Saturday, October 24, 2009

Lifting My Dark Mood




I give hard calculus tests, I want the kids to think and apply what they learned, not just memorize. It is stressful for them because no one ever made them think before. Being good students, they just memorized and spit back material. That is why letters like the one I got today make a difference to me.




Mrs. POd,

It feels bad that after studying for a very long time, and finally understanding all of the material, I make silly mistakes. After leaving the classroom, I felt good until E asked me questions. She said that for the graph, where the function passes through the x-axis, you do not make the deivative pass through zero. I did. I should have followed my first instinct!! I just over thought it. Will I get the whole question wrong?

2nd thing: For the local linearity question part 2, I thought it was a separate question and so I used the value close to 10 which is 9. I did not notice that we had to go to the original question and say whether or not we can use the number 4 to determine the approximate value of 10. Will that question be considered all wrong?

But overall, your explanations and pace really helped me understand everything. And after sitting for a while studying, I feel much better about calculus. I actually think it's a lot of fun now!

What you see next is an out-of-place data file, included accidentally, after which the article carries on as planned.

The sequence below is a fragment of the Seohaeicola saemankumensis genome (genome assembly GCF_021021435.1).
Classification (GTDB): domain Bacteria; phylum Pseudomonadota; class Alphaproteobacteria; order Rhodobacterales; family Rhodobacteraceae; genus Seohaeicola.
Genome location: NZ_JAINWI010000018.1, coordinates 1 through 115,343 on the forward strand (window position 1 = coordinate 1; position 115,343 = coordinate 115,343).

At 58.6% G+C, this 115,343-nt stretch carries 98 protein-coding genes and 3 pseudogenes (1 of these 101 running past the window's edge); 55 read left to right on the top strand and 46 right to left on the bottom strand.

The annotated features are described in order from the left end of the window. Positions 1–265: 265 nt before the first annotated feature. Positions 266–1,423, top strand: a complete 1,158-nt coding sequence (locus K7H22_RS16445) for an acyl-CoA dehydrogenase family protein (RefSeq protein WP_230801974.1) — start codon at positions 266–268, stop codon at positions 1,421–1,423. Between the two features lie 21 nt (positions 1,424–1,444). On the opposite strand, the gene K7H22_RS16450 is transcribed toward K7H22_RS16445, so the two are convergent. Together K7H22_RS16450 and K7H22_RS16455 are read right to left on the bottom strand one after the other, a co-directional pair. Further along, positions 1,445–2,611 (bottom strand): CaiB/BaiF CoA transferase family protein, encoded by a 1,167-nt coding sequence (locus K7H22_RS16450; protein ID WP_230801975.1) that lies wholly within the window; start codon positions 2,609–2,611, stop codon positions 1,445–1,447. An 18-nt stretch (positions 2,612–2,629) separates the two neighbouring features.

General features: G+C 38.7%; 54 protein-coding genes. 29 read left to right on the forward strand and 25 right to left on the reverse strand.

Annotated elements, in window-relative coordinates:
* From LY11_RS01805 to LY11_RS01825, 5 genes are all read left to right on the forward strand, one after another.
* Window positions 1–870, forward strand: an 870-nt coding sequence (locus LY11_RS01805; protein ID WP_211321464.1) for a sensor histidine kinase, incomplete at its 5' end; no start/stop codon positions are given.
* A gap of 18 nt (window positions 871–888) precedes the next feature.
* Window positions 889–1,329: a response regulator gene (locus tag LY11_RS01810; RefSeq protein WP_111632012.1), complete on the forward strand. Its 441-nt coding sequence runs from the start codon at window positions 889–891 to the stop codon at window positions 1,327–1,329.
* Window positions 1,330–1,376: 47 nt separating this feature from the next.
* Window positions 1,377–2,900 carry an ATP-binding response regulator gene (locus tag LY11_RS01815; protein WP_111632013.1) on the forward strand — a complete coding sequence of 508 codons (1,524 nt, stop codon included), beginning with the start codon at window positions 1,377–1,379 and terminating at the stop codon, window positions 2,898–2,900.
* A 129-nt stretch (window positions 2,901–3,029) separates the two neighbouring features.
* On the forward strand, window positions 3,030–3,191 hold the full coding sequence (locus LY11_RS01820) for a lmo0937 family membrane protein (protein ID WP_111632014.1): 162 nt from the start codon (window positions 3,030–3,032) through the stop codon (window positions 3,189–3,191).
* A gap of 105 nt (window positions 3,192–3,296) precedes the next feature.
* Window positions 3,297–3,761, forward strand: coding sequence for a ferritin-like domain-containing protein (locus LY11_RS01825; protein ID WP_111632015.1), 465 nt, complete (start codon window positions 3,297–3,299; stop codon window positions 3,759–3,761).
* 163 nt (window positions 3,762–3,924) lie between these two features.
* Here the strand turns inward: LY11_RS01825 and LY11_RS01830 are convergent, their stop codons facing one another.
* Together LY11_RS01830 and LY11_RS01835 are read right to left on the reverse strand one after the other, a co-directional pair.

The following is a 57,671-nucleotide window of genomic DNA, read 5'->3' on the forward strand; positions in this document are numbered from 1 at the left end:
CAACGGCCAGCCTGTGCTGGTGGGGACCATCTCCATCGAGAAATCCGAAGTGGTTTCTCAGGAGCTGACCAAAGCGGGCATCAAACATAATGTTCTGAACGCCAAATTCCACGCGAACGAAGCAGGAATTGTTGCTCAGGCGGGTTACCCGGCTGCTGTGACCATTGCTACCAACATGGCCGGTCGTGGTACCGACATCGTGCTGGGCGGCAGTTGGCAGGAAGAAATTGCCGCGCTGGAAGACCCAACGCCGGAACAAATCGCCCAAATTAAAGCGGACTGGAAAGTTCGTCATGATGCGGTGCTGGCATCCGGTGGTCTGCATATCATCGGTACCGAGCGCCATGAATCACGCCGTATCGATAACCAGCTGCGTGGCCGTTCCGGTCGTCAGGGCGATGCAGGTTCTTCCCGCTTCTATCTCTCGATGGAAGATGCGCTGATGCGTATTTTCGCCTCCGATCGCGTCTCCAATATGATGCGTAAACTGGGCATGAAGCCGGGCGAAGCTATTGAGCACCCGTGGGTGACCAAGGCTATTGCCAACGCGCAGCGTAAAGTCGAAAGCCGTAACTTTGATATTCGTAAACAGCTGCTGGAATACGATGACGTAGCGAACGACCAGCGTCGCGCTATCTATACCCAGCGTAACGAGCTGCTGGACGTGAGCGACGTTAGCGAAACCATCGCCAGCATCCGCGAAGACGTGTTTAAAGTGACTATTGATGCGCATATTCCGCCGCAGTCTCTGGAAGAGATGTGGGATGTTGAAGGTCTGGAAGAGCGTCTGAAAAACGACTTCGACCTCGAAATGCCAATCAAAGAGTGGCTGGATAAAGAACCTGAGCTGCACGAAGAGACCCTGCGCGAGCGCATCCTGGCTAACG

And my answer to her:

I got home too late to concentrate on your questions. I make more silly mistakes than you do. Understanding is the key. Don't even think about grades--just enjoy learning. You'll see, it will all end up coming together for you.

I'll look at your questions and answer them tomorrow.


Thanks for the e-mail.




I love using e-mail to communicate with my students. It takes no effort on my part to respond and it can ease their minds. Kids like this one lift me from my black moods and keep me going.

2 comments:

Miss Eyre said...

I love e-mail (and AIM, where I have a separate students-only account) for the same reason. It's definitely an easier and faster way to talk to students, and if students are shy, they also find it easier to chat or e-mail.

Pissed Off said...

I don't use AIM. I'm too nervous about what could be said and misunderstood. I keep e-mails to school business and occassional fun stuff involving math.

I had a student argue an entire exam in an e-mail. I know this girl would have been too shy to say anything in person. And, while she was not correct, I praised her effort and encouraged her to do the same things again. Maybe next time she will have th courage to speak in person.